The judge leading the Collingwood Judicial Inquiry is now also going to be chair for the province’s independent commission into long term care.
Associate Chief Justice Frank Marrocco announced his latest role with a statement posted to the Collingwood Judicial Inquiry website today.
“I have agreed to chair a provincial commission of inquiry into the effects of COVId-19 on long-term care facilities,” stated Marrocco. “I am pleased to be able to contribute in some small way to the issues presented by the pandemic.”
The Collingwood Judicial Inquiry was called by town council in February 2018 to study the 50 per cent share sale of the town’s electrical distribution company (COLLUS) to Powerstream in 2012 and also to scrutinize the decisions made to spend the sale proceeds on two recreation facilities (Centennial Aquatic Centre and Central Park Arena).
Public hearings took place through 2019 and the results of the inquiry are pending while Marrocco and the inquiry team works on his findings and recommendations report.
“While the pandemic has had an impact on the inquiry’s work, I will release my report prior to Oct. 31,” stated Marrocco. “I remain focused on delivering my report and recommendations to the Town of Collingwood.”
The Ontario independent commission is supposed to begin in September, according to a provincial announcement made in May. The commission will review the province’s long-term care system, particularly the fatal impacts and widespread outbreaks of COVID-19.
According to an announcement made today by Premier Doug Ford, the commissioners are supposed to deliver their final report by April 2021. The commission, like an inquiry, will have the power to conduct an investigation, compel people to give or produce evidence, issue summons, and hold public meetings.
Marrocco will be on a three-member panel including Dr. Jack Kitts and Angela Coke.
Kitts is the retired president and CEO of The Ottawa Hospital and Coke is a former deputy minister. Marrocco was lead counsel for the province at the Walkerton inquiry prior to being appointed commissioner of the Collingwood Judicial Inquiry.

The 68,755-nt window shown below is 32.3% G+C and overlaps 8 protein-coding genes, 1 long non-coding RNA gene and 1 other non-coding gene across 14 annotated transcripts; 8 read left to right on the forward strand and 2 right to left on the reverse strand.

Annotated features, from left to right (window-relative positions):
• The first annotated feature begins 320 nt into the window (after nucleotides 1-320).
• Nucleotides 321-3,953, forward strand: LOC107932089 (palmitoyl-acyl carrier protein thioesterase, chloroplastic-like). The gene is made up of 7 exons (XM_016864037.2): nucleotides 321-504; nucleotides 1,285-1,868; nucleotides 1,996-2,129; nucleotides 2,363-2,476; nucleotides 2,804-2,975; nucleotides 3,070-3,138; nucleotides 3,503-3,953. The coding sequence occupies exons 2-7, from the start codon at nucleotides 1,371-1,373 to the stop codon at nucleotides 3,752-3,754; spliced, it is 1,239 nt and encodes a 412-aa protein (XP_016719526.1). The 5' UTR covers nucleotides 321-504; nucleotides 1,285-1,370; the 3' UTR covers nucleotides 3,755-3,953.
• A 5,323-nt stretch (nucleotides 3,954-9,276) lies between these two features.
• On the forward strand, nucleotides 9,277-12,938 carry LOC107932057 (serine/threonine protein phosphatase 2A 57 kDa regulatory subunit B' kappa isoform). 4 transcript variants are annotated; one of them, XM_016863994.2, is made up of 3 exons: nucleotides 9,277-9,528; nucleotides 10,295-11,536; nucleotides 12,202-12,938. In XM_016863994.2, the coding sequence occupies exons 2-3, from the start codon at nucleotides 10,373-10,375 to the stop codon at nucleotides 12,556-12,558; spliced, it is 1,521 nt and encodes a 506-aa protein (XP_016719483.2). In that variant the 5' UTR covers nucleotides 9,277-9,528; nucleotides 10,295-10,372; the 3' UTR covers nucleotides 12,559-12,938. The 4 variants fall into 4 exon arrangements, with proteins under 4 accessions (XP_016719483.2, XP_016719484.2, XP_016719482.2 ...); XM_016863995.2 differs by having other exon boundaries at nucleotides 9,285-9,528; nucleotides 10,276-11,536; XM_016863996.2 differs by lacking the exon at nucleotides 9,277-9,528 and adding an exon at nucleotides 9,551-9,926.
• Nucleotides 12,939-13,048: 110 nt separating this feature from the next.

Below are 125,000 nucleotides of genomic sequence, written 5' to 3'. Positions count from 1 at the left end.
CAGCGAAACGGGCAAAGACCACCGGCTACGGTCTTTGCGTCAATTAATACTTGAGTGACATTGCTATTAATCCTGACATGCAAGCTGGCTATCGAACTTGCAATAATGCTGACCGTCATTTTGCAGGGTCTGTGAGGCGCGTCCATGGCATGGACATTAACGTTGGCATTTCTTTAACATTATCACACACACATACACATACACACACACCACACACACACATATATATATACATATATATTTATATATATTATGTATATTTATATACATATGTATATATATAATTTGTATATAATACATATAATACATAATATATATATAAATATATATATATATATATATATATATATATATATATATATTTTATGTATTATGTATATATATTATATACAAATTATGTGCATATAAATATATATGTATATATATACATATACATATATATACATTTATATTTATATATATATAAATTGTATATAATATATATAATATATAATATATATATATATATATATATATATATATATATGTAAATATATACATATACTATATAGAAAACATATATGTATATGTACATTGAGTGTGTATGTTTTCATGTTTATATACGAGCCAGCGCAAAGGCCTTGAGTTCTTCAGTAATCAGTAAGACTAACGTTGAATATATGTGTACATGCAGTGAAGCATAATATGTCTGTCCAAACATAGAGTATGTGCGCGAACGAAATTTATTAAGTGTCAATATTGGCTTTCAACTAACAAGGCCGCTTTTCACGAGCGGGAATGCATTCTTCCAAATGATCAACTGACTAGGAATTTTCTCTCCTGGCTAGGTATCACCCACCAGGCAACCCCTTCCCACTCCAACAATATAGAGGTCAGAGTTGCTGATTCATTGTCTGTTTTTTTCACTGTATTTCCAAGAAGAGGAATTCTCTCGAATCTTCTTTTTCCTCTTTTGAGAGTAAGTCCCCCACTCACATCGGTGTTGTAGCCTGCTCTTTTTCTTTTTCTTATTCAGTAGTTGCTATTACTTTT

According to Public Health Ontario, 1,793 long-term care residents died with COVID-19, which is 65 per cent of all the coronavirus-related deaths reported in Ontario. Eight long-term care health workers also died. To date, there have been 5,885 cases of COVID confirmed in long-term care residents and 2,529 cases confirmed in health care workers employed at long-term care homes. There have been 387 outbreaks of COVID-19 at long-term care homes in Ontario so far.
According to the Ontario government, 78,000 people live in 626 long-term care homes across the province and there are another 38,000 people on the waitlist for a long-term care bed.
The Ontario government has previously ordered an independent commission, including one in 2003 to investigate the introduction and spread of Severe Acute Respiratory Syndrom (SARS). That commission included interviews with 600 people and six days of public hearings.
The mandate of the long-term care COVID-19 commission includes an investigation and report on the state of the long-term care home system pre-pandemic and how that contributed to the COVID-19 virus spread within long-term care homes.
The commission is also charged with investigating the adequacy of measures taken to prevent and contain the spread of COVID-19.
The commission report, also like a public inquiry, cannot make any conclusions or recommendations about the civil or criminal responsibility of any person or organization.